Freedom to Connect 2012

by on May.21, 2012, under Uncategorized

Today and tomorrow, May 21-22, at AFI Silver Theatre in Silver Spring, Maryland.

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About F2C: Freedom to Connect

F2C: Freedom to Connect is a conference devoted to preserving and celebrating the essential properties of the Internet. The Internet is a success today because it is stupid, abundant and simple. In other words, its neutrality, its openness to rapidly developing technologies and its layered architecture are the reasons it has succeeded where others (e.g., ISDN, Interactive TV) failed.

The Internet’s issues are under-represented in Washington DC policy circles. F2C: Freedom to Connect is designed to advocate for innovation, for creativity, for expression, for little-d democracy. The Freedom to Connect is about an Internet that supports human freedoms and personal security. These values, held by many of us whose consciousness has been shaped by the Internet, are not common on K Street or Capitol Hill or at the FCC.

F2C: Freedom to Connect is about having access to the Internet as infrastructure. Infratructures belong to — and enrich — the whole society in which they exist. They gain value — in a wide variety of ways, some of which are difficult to anticipate — when more members of society have access to them. F2C: Freedom to Connect especially honors those who build communications infrastructure for the Internet in their own communities, often overcoming resistance from incumbent cable and telephone companies to do so.

The phrase Freedom to Connect is now official US foreign policy, thanks to Secretary of State Clinton’s Remarks on Internet Freedom in 2010. She said that Freedom to Connect is, “the idea that governments should not prevent people from connecting to the internet, to websites, or to each other. The freedom to connect is like the freedom of assembly, only in cyberspace.” Her speech presaged the Internet-fueled assemblies from Alexandria, Egypt to Zuccotti Park.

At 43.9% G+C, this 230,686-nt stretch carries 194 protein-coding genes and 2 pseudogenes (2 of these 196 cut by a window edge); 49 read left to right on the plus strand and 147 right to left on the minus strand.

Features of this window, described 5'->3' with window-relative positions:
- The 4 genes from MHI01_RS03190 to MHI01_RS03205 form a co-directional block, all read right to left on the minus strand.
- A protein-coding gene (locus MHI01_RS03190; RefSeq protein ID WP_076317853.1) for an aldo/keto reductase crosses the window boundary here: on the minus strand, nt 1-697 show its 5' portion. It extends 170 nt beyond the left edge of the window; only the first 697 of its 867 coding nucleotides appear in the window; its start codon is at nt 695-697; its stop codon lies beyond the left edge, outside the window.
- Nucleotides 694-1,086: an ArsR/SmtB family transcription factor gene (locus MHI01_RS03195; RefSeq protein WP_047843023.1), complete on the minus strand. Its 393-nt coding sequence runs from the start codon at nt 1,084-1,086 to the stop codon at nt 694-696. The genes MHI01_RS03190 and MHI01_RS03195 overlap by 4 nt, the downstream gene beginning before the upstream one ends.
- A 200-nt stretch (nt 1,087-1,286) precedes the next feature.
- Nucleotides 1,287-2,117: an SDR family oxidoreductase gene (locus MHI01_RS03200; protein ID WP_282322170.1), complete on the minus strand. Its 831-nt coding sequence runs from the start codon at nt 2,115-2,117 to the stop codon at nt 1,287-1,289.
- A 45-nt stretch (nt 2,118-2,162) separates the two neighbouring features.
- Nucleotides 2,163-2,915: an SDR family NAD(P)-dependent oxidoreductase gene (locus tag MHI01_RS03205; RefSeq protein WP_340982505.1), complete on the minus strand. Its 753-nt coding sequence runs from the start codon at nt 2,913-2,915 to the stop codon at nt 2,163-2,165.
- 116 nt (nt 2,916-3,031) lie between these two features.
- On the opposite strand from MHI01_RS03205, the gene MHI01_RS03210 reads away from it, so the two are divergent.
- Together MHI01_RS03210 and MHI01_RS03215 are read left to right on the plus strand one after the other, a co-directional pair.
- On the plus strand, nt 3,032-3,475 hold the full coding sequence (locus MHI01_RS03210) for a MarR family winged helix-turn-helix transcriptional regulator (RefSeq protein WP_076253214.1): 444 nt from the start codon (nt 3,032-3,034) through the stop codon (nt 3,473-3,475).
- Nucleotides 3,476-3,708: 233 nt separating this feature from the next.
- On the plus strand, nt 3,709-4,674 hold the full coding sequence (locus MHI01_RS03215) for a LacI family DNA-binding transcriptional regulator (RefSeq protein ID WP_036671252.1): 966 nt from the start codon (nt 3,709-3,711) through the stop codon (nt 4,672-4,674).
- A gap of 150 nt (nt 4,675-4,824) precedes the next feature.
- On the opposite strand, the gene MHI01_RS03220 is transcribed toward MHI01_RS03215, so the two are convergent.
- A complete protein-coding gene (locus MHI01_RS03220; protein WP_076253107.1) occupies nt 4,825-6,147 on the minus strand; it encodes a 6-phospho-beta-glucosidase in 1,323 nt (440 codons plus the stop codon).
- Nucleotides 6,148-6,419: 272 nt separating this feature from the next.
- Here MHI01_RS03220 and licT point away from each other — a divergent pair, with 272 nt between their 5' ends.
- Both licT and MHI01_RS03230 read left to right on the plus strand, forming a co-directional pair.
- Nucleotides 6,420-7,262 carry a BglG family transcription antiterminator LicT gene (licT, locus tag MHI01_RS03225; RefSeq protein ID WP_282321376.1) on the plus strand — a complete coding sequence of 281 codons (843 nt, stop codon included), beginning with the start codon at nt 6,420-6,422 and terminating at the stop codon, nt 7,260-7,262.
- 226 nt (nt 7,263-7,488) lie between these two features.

The Agenda is now quite stable.

Confirmed keynote speakers include Vint Cerf, Michael Copps, Susan Crawford, Cory Doctorow (via telecon), Benoît Felten, Lawrence Lessig, Barry C. Lynn, Rebecca MacKinnon, Eben Moglen, Mike Marcus and Aaron Swartz.

Panels include:

  • Big Enough to Succeed
  • BTOP, Gig-U and other big pipe experiments
  • Freedom & Connectivity from Alexandria, Egypt to Zuccotti Park
  • Internet Freedom is Local
  • The Fight for Community Broadband

F2C: Freedom to Connect Agenda

Monday 5/21

8:00 to 9:00 AM Registration, Continental Breakfast

9:00 to 10:30 AM
Vint Cerf keynote  (45 min)
Rebecca MacKinnon keynote (Ian Schuler, US State Dept., discussant) (45 min)

11:00 to 12:30
Big Enough to Succeed: small carriers at the leading edge — entrepreneurial (non-Municipal) carriers show a fourth way (after Telco, Cable and Muni) to the future of connectivity. (60 min)

Susan Crawford keynote (30 min)

12:30 to 1:30 Lunch

1:30 to 3:00

BTOP, Gig-U, and other big pipe experiments (60 min)

Mike Marcus keynote (30 min) Dewayne Hendricks (brief intro)

3:30 to 5:00
Benoit Felten
, keynote (30 minutes)
Aaron Swartz
, “How we stopped SOPA” keynote (30 min)
Michael Copps keynote (30 min)
– Jim Baller introduces Commissioner Copps

RECEPTION, location tbd.

Tuesday, 5/22

8:00 to 9:00 AM Registration, Continental Breakfast

9:00 to 10:30 AM

Cory Doctorow remote (skype) keynote (30 min)

Freedom & Connectivity from Alexandria, Egypt to Zuccotti Park (60 min)

11:00AM to 12:30

Eben Moglen keynote, Innovation under Austerity (60 min)
Doc Searls and others, Discussion of Moglen’s talk (30 min)

12:30 to 1:30 Lunch

1:30PM to 3:00

Barry C. Lynn, keynote, American Liberties in the New Age of Monopoly (30 min)

Internet Freedom is Local (30 min)

A Word from Our Sponsors – (30 min) – each sponsor of F2C has a stake in Internet Freedom

  • Helen Brunner, Media Democracy Fund
  • Rick Whitt, Google
  • John Wonderlich, Sunlight Foundation
  • Will Barkis, Mozilla Foundation
  • Elliot Noss, Ting

3:30 to 5:00

Larry Lessig keynote, “The War Against Community Broadband” (30 min)

Panel, the Fight for Community Broadband: (60 min)


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